Four former Yankees try family-style living with Pirates
February 27, 2010 10:00 AM
Pirates pitcher Daniel McCutchen autographs his painting Friday in Bradenton, Fla., that will be auctioned off for Pirate Charities.
By Chuck Finder Pittsburgh Post-Gazette
BRADENTON, Fla. -- The rites of spring 2010 for one quartet of Pirates pitchers includes posting their pool standings on the wall, mucking and grinding in air hockey, watching "American Idol" and the Olympics, cooking in, and occasionally hitting golf balls out the back door of their rented fairway house.
Put four former New York Yankees under one roof, this is what you get. Just don't call it Animal House, because housemates Daniel McCutchen and Steven Jackson are peaceable, married men, and they contend that Ross Ohlendorf soon will be one, too.
"We've all played together for a while," said Jackson, who roomed last year on the Yankees' Scranton-Wilkes Barre Class AAA club with Anthony Claggett, a fellow Pirates non-roster invitee and roommate in this home for former New York pitchers. "We have a good time. Play some pool tournaments. It's pretty low key. Once 8 o'clock comes around, it's pretty much all 'American Idol' and the Olympics right now."
McCutchen, who came with Ohlendorf, Jeff Karstens (a Tampa resident) and Jose Tabata in the 2008 Xavier Nady-Damaso Marte trade, is the "life of the house," Claggett said. The heck with the competition for the No. 5 starter, this guy pulls out his guitar and acts as if he could compete on their favorite show.
"He likes to sing something during the commercials," Ohlendorf said.
"It's actually not too bad," added Claggett, who, same as Jackson, came to the Pirates last season after being waived by the Yankees.
The house, which the Pirates front office found for them, is rented by the next-door neighbors -- who apparently fixed it up for their three tennis-playing sons near IMG Academies.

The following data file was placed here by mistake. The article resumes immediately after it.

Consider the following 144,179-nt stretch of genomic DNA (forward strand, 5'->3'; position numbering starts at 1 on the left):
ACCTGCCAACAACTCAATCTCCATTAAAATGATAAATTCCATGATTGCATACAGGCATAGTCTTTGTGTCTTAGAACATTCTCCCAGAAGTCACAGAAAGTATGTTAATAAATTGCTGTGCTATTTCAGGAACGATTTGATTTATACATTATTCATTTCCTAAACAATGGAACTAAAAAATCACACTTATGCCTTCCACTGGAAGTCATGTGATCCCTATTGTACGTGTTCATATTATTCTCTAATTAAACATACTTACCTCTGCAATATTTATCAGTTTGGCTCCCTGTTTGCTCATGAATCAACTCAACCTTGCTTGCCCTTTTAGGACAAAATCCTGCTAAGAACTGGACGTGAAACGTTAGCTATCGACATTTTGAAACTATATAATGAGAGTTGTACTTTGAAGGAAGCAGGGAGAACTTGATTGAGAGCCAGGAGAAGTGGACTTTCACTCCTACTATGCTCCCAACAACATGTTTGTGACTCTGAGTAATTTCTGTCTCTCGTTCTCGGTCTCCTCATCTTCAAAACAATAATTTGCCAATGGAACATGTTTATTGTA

"You walk outside the back door, you're right on a fairway," Claggett said. "I don't know which one, we haven't played it yet. But we've gone over there and hit some balls. I'm sure we'll play a few soon."
Mostly, they play pool. "Some pretty intense pool," McCutchen clarified.
The four eat healthy without ordering out.
"We all cook, actually," Claggett said. "Cutch cooked some fajitas the other night that were pretty good. Sometimes, we cook together, sometimes, one guy will cook for everyone and everyone else will clean up,"
Hanrahan, Dotel on mend
Octavio Dotel shot a thumbs-up, and Joel Hanrahan happily resumed strength exercises, a few of which he usually despises. So Friday morning brought some encouraging health signs for the back end of the bullpen.
"I'm just trying to get out there as fast as possible and as strong as possible," Hanrahan said of his return, which could come in time for opening day. "They have a better idea in the training room. As much as I could try to argue with them and try to speed it up, it's not going to do any good. They have a plan. Just follow that plan."
Hanrahan was cleared to resume working after being shut down in January minicamp and again this past week with a flexor-pronator strain in his right, throwing arm. He is scheduled to start tossing from 45 feet Wednesday. If all goes well, after 10 days of strengthening work, he could soon pitch off a mound.
As for Dotel, the presumptive closer missed his fourth consecutive day after straining his left oblique last weekend, but said: "I'm going to start throwing next week."
• The Friday workout went briskly so team personnel could take part in the annual Pirate Charities Golf Tournament and banquet.
• Making a utility player of Neil Walker might include more than third base, second base, outfield and catcher. "We will move him around -- first base [too], maybe," Russell said. "Just introductory things right now. So far, he's picked up things relatively quickly."